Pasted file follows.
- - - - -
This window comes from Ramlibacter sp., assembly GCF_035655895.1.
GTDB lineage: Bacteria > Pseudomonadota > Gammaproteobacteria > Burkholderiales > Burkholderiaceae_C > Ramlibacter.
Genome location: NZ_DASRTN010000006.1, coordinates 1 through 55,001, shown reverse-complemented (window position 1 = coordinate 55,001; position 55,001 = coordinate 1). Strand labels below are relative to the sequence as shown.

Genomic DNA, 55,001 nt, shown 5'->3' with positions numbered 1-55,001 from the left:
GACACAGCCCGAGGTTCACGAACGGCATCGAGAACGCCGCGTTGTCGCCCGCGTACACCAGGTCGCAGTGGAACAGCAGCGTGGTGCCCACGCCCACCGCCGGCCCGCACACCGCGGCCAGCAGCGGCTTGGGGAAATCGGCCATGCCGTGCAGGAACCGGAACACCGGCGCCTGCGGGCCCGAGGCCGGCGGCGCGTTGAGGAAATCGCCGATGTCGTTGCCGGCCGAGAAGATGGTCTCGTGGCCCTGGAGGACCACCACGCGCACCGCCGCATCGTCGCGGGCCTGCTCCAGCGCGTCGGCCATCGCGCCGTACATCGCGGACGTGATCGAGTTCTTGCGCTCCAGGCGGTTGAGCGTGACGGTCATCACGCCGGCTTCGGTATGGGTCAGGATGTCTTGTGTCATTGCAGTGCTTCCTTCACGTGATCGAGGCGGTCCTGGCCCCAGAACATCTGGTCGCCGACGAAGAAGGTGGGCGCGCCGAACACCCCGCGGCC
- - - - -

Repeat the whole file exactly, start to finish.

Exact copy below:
This window comes from Ramlibacter sp., assembly GCF_035655895.1.
GTDB lineage: Bacteria > Pseudomonadota > Gammaproteobacteria > Burkholderiales > Burkholderiaceae_C > Ramlibacter.
Genome location: NZ_DASRTN010000006.1, coordinates 1 through 55,001, shown reverse-complemented (window position 1 = coordinate 55,001; position 55,001 = coordinate 1). Strand labels below are relative to the sequence as shown.

Genomic DNA, 55,001 nt, shown 5'->3' with positions numbered 1-55,001 from the left:
GACACAGCCCGAGGTTCACGAACGGCATCGAGAACGCCGCGTTGTCGCCCGCGTACACCAGGTCGCAGTGGAACAGCAGCGTGGTGCCCACGCCCACCGCCGGCCCGCACACCGCGGCCAGCAGCGGCTTGGGGAAATCGGCCATGCCGTGCAGGAACCGGAACACCGGCGCCTGCGGGCCCGAGGCCGGCGGCGCGTTGAGGAAATCGCCGATGTCGTTGCCGGCCGAGAAGATGGTCTCGTGGCCCTGGAGGACCACCACGCGCACCGCCGCATCGTCGCGGGCCTGCTCCAGCGCGTCGGCCATCGCGCCGTACATCGCGGACGTGATCGAGTTCTTGCGCTCCAGGCGGTTGAGCGTGACGGTCATCACGCCGGCTTCGGTATGGGTCAGGATGTCTTGTGTCATTGCAGTGCTTCCTTCACGTGATCGAGGCGGTCCTGGCCCCAGAACATCTGGTCGCCGACGAAGAAGGTGGGCGCGCCGAACACCCCGCGGCC